A system that could save soldiersâ limbs after injuries from devastating explosions was developed by biomedical engineers at the University of Strathclyde in Glasgow. The development work was funded by the Defence Science and Technology Laboratory (DSTL).
Amputations are prevented by a three stage technique that combines three devices: a novel tourniquet that is applied to the limb, applying pressure in different points to reduce pressure and damage to specific areas; a cooling sock that is wrapped around the limb to prevent further damage before evacuation; and a protective box with decontaminated air and a continuous blood supply to the limb that will help limit the infection and keep the limb alive as doctors operate in hospital.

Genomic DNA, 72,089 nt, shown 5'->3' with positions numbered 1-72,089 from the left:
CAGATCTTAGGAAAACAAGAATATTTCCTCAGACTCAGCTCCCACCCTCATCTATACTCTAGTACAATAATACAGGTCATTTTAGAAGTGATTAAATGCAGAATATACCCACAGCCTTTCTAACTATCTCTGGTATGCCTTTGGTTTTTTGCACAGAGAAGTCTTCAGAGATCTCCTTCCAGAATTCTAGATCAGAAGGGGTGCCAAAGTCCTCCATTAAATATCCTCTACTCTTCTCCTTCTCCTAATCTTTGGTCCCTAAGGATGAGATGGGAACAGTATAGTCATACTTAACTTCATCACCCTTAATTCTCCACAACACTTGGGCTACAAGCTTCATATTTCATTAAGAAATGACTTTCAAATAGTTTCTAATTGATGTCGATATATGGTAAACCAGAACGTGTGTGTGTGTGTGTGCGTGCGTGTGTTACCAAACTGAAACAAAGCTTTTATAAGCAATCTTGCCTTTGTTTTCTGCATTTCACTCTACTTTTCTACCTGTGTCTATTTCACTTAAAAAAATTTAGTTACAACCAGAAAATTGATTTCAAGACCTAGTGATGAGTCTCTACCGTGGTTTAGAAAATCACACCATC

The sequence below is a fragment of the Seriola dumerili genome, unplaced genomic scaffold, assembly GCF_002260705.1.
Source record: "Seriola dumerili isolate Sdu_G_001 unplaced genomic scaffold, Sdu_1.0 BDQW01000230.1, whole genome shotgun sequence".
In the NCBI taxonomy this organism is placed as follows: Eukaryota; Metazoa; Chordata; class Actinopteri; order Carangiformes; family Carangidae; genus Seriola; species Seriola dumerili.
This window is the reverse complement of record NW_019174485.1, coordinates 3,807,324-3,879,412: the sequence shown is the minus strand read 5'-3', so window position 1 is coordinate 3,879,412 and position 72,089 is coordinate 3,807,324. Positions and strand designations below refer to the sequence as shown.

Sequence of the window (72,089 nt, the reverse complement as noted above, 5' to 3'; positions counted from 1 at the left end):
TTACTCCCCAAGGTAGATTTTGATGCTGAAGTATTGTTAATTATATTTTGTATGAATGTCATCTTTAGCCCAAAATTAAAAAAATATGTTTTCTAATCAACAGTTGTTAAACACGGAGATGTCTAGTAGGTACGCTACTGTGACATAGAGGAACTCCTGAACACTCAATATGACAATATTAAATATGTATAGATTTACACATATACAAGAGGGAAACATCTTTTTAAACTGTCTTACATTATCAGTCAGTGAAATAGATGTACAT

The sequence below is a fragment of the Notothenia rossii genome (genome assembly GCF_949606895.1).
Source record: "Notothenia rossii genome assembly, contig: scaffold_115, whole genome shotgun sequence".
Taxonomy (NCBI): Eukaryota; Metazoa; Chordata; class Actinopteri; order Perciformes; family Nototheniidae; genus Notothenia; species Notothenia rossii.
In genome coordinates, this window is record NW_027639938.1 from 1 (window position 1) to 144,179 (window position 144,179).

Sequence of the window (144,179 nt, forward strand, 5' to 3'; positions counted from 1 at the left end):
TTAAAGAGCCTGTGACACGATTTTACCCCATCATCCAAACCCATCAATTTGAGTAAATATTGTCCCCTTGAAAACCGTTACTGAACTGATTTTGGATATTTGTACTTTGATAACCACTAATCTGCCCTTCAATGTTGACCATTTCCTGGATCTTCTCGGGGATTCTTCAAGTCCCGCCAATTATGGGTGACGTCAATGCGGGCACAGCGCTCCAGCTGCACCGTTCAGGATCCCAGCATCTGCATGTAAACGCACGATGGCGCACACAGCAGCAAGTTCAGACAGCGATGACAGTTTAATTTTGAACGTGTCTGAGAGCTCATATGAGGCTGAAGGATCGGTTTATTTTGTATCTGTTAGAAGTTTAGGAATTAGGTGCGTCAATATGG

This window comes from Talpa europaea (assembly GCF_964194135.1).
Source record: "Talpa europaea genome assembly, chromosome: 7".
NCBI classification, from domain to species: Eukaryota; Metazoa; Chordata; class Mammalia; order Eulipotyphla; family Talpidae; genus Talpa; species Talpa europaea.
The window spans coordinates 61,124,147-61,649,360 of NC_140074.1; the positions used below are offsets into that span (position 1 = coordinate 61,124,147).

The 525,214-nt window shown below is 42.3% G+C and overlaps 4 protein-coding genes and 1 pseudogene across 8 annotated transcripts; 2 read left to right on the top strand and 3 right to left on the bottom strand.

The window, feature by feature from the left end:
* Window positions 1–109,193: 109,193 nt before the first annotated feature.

Weighing only 5 kilograms, the system is designed for use by combat medics. However, not only soldiers could benefit from this technology, but also those affected by natural disasters or accidents in remote locations.
âWhile this technique may not be right for every injury, it is a hugely important innovation that could save the limbs of many more of those affected,â said DSTL adviser Neal Smith. âItâs a fantastic example of where we work with academics to fund life-changing research which has been turned into a product to improve the quality of life of those injured in service.â
If the trials prove successful, then the system will be available commercially and maybe one day it will become part of the medical kit in every frontline unit.
âWe looked at every stage of the journey a soldier follows after injury to ensure our solution was designed specifically for them,â said Terry Gourlay, head of biomedical engineering at Strathclyde University. âWhat we have developed is essentially a life-support system for the limb, which gives doctors precious time to attempt to repair damage while ensuring the safety of the patient.â